The writers of the 1960s cultivated a literature of political and social commitment, engaged in the causes of Puerto Rican independence and socialism. Literature was seen as art to be created for the people as opposed to the concept of “art for art”s sake or “bourgeois art.” Writers began to desacralize language and traditional narratives and to discredit established social structures, producing a critical literature.
Poetic innovation for this generation began on the pages of Guajana, a magazine founded in 1962 by students at the University of Puerto Rico. The publication, embodied a poetic revolution, was characterized by poetry that was politicized and committed to Puerto Rican independence. The poets declared themselves to be anti-bourgeois and expressed solidarity with the working class and those who were marginalized. The Guajana group included important poets such as José Manuel Torres Santiago, Vicente Rodríguez Nietzsche, and Andrés Castro Ríos. The poetry of Hugo Margenat, nourished by Marxist aesthetics and ideology, was the touchstone for rebellious and activist verse on the island.
This generation made use of colloquial speech, street talk, and defiant language. These poets preferred free verse and the traditional Spanish forms of the décima and the copla.
Another important publication was Mester, founded in 1967. The foremost poet of this journal was Jorge María Ruscalleda Bercedóniz whose work reflects his patriotic and social concerns. In the early `970s feminist poetry of an autobiographical, confessional and testimonial nature arrived on the scene. These poets explored their inner being and their historical and social circumstances. Distancing themselves from the intimismo of the poetry of the 1930s and the Generation of 1945, they sought to convey a certain lyricism, blending the quotidian with ‘desacralizing’ and Baroque poetic language (Rosario Ferré, Fábulas de la garza desangrada). There were others whose verse is in a hermetic almost surrealist tone (El sombrero de Plata by Olga Nolla, and Razón de lucha, razón de amor de Magaly Quiñónes); criolla language fused with eroticism (María Arrillaga and Loreina Santos Silva); and mythological expression (Mili Mirabal”s Monólogos a la intemperie).
From 1971 on there was an accelerated transformation of fiction, as the new forms of the Latin American Boom were incorporated. Manuel Ramos Otero, Tomás López Ramírez, and Carmelo Rodríguez Torres were proponents of the style in Puerto Rico. In their desire to rediscover their language, this generation cultivated a linguistic rupture, employing the Baroque, Surrealism, Symbolism, Existentialism. They broke away from lineal narrative, integrating fantasy, myth, parody, humor, and music. The publication of Papeles de Pandora (1976) by Rosario Ferré (b. 1938), a journal of short stories and poems, marked a new turn for the short story as well as an affirmation of the place of women writers. Depicting the moral decay of the bourgeoisie of the country, the journal also focused on the oppression and exploitation of women who are subjected to an order of male values.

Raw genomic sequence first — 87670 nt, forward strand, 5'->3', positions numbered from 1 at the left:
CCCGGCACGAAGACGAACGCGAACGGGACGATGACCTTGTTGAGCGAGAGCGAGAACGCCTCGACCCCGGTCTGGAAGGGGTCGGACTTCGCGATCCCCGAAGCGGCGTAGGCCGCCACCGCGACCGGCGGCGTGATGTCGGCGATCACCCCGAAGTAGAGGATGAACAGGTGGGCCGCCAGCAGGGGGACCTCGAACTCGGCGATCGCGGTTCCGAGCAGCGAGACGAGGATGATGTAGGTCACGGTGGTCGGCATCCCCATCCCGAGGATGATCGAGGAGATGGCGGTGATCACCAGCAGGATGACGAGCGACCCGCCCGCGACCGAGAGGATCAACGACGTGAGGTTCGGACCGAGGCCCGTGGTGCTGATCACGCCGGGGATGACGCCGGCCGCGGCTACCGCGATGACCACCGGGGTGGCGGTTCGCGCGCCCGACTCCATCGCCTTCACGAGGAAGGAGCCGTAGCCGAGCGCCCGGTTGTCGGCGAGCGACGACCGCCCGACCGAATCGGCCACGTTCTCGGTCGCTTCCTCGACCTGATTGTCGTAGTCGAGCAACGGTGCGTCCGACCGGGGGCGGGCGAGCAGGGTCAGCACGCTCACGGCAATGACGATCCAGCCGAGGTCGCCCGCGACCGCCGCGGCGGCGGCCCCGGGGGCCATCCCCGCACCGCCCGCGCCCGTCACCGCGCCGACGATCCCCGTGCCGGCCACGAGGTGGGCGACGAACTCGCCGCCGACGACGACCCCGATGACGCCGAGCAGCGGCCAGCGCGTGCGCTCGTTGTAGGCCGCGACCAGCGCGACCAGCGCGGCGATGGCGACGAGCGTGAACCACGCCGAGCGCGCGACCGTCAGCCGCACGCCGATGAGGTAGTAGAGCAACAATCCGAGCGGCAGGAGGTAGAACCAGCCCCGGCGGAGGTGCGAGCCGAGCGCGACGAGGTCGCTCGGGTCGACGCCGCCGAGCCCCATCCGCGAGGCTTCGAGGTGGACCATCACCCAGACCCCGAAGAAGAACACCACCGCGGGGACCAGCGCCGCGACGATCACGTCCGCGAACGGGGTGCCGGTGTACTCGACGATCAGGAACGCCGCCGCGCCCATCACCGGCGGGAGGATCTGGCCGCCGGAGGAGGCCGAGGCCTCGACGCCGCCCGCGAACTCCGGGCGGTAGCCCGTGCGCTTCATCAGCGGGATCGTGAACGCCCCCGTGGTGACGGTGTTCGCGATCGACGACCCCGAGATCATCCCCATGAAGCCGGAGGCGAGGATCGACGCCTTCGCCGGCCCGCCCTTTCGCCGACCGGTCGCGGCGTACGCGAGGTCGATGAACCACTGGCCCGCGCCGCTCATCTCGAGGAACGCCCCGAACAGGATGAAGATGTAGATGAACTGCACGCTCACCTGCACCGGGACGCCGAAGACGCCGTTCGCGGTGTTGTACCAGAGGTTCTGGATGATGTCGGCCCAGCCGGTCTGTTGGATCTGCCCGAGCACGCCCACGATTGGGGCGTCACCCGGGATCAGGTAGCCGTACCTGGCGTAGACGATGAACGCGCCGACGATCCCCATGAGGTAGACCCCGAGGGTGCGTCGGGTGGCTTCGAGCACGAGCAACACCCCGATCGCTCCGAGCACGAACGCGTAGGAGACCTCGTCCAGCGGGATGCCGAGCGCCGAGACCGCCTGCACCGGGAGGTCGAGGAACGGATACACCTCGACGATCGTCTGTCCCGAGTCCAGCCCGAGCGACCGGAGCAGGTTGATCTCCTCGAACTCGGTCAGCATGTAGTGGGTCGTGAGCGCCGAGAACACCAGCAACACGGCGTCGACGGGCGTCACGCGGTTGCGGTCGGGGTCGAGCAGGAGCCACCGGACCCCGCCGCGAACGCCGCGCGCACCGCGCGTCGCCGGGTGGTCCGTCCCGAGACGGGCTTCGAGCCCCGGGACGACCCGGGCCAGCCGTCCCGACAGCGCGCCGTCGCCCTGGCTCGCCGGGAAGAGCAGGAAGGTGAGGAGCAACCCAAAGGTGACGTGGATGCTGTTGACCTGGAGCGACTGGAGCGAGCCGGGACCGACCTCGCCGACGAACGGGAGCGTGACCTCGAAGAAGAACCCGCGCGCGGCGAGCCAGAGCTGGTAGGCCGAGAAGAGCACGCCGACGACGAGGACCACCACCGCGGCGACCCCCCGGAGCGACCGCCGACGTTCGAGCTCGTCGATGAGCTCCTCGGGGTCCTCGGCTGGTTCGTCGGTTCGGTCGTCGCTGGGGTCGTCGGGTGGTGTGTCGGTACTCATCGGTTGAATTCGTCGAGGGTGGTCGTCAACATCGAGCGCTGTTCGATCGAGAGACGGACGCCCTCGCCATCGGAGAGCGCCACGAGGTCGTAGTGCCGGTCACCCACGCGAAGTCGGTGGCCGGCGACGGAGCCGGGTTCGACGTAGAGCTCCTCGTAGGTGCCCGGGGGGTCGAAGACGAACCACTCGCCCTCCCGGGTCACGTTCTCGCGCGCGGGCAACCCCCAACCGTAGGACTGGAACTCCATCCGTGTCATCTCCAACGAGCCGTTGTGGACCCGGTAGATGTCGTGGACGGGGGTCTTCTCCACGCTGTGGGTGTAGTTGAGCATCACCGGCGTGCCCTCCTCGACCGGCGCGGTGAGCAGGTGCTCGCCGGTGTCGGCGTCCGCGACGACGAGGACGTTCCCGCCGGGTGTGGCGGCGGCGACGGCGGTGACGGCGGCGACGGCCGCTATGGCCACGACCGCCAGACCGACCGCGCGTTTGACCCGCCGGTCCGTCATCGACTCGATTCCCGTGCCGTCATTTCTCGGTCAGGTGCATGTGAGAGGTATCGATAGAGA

Ana Lydia Vega (b. 1946), in collaboration with Carmen Lugo Filippi, published Vírgenes y mártires (1981), a critical testimonial of daily life in Puerto Rican society, followed by her own work, Encancaranublado y otros cuentos de naufragio (1983) and Pasión de historia (1987). In her work, she makes extensive use of street talk and vulgarity, “Spanglish,” and a deliberate ugliness of expression. The language is nuanced with satire, humor, a playful tone, and the grotesqueness that characterizes her work. In her last book, Falsas crónicas del Sur (1991), she employed a cultured and poetic style, while retaining colloquial language.
Olga Nolla (1938-2001) published Por qué nos queremos tanto in 1990. These stories are similar to those of Rosario Ferré in that they focus on the milieu and problems of the bourgeoisie, but they can be differentiated by the personal style of each author. The novella by Carmelo Rodríguez Torres, Veinte siglos después del homicidio (1971), an example of the Latin American Boom in Puerto Rico, marked a renaissance for the novel in Puerto Rico. Elements of this work are the situation on the island of Vieques, the plight of black people, and myths. The language is poetic, although at times infused with vulgarity. In Este pueblo no es un manto de sonrisas (1991), Rodríguez diverged from his earlier style; the poetic vein prevails over the use of colloquial language. Edgardo Rodríguez Juliá (b.1946) introduces historic events in contemporary Puerto Rican fiction. His novels La renuncia del héroe Baltasar (1964) and La noche oscura del niño Avilés (1984) are written in a style that has been called Caribbean Baroque.